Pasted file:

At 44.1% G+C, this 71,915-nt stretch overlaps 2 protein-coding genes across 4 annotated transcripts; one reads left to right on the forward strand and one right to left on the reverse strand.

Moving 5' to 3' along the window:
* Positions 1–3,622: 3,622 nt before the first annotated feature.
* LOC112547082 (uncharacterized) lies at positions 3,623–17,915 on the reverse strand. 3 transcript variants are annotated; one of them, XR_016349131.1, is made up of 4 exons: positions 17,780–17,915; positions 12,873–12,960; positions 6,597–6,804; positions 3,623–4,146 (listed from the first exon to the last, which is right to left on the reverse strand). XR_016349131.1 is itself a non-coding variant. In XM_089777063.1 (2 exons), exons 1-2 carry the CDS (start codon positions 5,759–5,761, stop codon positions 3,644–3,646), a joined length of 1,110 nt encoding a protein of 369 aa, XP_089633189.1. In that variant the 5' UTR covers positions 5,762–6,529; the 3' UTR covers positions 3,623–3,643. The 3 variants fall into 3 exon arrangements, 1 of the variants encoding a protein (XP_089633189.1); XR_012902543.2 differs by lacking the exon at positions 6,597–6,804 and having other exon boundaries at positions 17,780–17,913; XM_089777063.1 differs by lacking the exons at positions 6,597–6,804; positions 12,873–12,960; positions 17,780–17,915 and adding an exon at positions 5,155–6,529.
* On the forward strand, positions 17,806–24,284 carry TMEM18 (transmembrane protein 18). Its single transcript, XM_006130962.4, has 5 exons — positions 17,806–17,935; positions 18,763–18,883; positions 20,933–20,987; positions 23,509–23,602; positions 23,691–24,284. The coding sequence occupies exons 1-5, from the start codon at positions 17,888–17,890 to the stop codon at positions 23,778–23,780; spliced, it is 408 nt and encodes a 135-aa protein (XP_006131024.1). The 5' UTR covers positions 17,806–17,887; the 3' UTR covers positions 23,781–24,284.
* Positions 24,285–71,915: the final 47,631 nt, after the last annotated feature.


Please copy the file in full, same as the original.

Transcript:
At 44.1% G+C, this 71,915-nt stretch overlaps 2 protein-coding genes across 4 annotated transcripts; one reads left to right on the forward strand and one right to left on the reverse strand.

Moving 5' to 3' along the window:
* Positions 1–3,622: 3,622 nt before the first annotated feature.
* LOC112547082 (uncharacterized) lies at positions 3,623–17,915 on the reverse strand. 3 transcript variants are annotated; one of them, XR_016349131.1, is made up of 4 exons: positions 17,780–17,915; positions 12,873–12,960; positions 6,597–6,804; positions 3,623–4,146 (listed from the first exon to the last, which is right to left on the reverse strand). XR_016349131.1 is itself a non-coding variant. In XM_089777063.1 (2 exons), exons 1-2 carry the CDS (start codon positions 5,759–5,761, stop codon positions 3,644–3,646), a joined length of 1,110 nt encoding a protein of 369 aa, XP_089633189.1. In that variant the 5' UTR covers positions 5,762–6,529; the 3' UTR covers positions 3,623–3,643. The 3 variants fall into 3 exon arrangements, 1 of the variants encoding a protein (XP_089633189.1); XR_012902543.2 differs by lacking the exon at positions 6,597–6,804 and having other exon boundaries at positions 17,780–17,913; XM_089777063.1 differs by lacking the exons at positions 6,597–6,804; positions 12,873–12,960; positions 17,780–17,915 and adding an exon at positions 5,155–6,529.
* On the forward strand, positions 17,806–24,284 carry TMEM18 (transmembrane protein 18). Its single transcript, XM_006130962.4, has 5 exons — positions 17,806–17,935; positions 18,763–18,883; positions 20,933–20,987; positions 23,509–23,602; positions 23,691–24,284. The coding sequence occupies exons 1-5, from the start codon at positions 17,888–17,890 to the stop codon at positions 23,778–23,780; spliced, it is 408 nt and encodes a 135-aa protein (XP_006131024.1). The 5' UTR covers positions 17,806–17,887; the 3' UTR covers positions 23,781–24,284.
* Positions 24,285–71,915: the final 47,631 nt, after the last annotated feature.